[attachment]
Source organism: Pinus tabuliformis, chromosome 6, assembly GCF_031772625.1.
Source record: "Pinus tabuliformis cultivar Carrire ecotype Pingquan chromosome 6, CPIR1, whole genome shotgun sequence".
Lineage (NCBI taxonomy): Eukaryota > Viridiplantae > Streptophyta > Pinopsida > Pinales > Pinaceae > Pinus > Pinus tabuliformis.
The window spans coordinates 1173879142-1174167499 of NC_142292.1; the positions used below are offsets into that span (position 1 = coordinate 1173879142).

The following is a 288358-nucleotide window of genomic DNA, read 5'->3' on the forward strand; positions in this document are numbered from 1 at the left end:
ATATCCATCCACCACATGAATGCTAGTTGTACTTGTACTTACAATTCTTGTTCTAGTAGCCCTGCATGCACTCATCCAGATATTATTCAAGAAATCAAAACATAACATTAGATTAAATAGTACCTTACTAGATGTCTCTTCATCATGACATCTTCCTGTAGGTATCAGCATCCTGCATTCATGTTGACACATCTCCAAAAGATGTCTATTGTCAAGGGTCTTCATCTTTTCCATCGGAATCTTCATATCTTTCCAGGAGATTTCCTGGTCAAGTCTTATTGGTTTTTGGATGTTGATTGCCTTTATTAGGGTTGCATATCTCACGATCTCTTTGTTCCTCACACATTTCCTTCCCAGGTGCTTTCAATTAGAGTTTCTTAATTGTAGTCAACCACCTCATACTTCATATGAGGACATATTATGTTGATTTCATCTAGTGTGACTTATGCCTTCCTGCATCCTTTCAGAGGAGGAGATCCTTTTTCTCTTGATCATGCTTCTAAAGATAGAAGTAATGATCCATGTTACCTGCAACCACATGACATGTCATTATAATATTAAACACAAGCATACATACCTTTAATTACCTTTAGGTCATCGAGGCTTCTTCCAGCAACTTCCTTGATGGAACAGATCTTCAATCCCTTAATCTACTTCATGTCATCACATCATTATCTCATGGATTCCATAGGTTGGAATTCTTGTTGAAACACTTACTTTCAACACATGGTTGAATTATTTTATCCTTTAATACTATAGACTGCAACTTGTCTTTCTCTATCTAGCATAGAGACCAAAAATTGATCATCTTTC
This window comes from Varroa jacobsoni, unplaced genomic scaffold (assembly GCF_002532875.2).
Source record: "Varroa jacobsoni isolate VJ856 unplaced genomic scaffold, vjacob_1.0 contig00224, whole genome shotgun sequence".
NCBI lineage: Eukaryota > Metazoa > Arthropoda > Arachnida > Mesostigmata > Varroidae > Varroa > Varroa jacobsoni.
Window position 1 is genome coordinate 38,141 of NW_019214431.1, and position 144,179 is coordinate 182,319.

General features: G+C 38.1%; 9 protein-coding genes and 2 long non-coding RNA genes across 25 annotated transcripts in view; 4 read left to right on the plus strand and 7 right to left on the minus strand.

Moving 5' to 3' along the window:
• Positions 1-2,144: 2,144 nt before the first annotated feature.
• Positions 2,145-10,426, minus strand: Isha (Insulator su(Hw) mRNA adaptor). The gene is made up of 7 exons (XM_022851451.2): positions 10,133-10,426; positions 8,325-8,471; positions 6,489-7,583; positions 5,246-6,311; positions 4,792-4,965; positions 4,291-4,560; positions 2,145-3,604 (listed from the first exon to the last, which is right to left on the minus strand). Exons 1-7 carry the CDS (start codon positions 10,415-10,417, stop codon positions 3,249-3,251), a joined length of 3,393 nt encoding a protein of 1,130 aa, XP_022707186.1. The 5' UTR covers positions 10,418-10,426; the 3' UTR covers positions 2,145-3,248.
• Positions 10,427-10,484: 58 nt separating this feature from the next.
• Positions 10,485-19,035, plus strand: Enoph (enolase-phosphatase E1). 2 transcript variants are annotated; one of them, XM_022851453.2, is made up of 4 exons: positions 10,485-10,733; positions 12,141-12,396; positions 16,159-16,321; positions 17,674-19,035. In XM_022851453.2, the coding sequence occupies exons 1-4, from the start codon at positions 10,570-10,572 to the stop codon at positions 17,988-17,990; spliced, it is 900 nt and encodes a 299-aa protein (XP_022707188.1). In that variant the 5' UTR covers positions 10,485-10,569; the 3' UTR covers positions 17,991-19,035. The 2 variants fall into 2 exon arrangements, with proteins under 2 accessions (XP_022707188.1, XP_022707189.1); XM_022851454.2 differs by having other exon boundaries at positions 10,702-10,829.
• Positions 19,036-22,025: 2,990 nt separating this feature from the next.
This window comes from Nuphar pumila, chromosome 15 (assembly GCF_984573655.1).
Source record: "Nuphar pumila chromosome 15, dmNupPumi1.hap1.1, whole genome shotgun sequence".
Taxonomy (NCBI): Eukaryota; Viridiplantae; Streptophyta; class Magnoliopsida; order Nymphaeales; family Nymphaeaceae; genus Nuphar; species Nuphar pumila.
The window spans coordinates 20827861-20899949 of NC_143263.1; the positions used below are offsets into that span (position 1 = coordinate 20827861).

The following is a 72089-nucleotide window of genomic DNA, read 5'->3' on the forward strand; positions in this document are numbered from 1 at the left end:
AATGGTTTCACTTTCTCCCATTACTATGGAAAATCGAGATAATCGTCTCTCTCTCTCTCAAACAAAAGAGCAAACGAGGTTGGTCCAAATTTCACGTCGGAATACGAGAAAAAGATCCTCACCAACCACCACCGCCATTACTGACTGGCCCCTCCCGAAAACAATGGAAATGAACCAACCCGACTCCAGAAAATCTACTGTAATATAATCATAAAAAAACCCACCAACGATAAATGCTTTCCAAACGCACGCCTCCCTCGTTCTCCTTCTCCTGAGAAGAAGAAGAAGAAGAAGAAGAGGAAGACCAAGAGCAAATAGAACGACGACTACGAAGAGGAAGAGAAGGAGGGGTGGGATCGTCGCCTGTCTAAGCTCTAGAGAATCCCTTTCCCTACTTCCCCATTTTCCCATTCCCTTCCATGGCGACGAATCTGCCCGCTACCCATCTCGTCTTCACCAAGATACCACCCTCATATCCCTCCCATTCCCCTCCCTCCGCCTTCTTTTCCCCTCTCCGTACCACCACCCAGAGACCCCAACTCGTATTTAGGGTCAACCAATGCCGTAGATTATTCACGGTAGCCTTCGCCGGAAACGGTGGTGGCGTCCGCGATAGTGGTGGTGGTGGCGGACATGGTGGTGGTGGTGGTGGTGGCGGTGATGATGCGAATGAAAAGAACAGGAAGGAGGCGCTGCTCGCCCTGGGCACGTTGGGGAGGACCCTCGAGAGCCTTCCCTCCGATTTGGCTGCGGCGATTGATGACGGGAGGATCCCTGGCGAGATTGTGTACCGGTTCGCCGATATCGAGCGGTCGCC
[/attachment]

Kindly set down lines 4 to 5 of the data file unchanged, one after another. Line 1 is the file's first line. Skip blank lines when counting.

The window spans coordinates 1173879142-1174167499 of NC_142292.1; the positions used below are offsets into that span (position 1 = coordinate 1173879142).

The following is a 288358-nucleotide window of genomic DNA, read 5'->3' on the forward strand; positions in this document are numbered from 1 at the left end: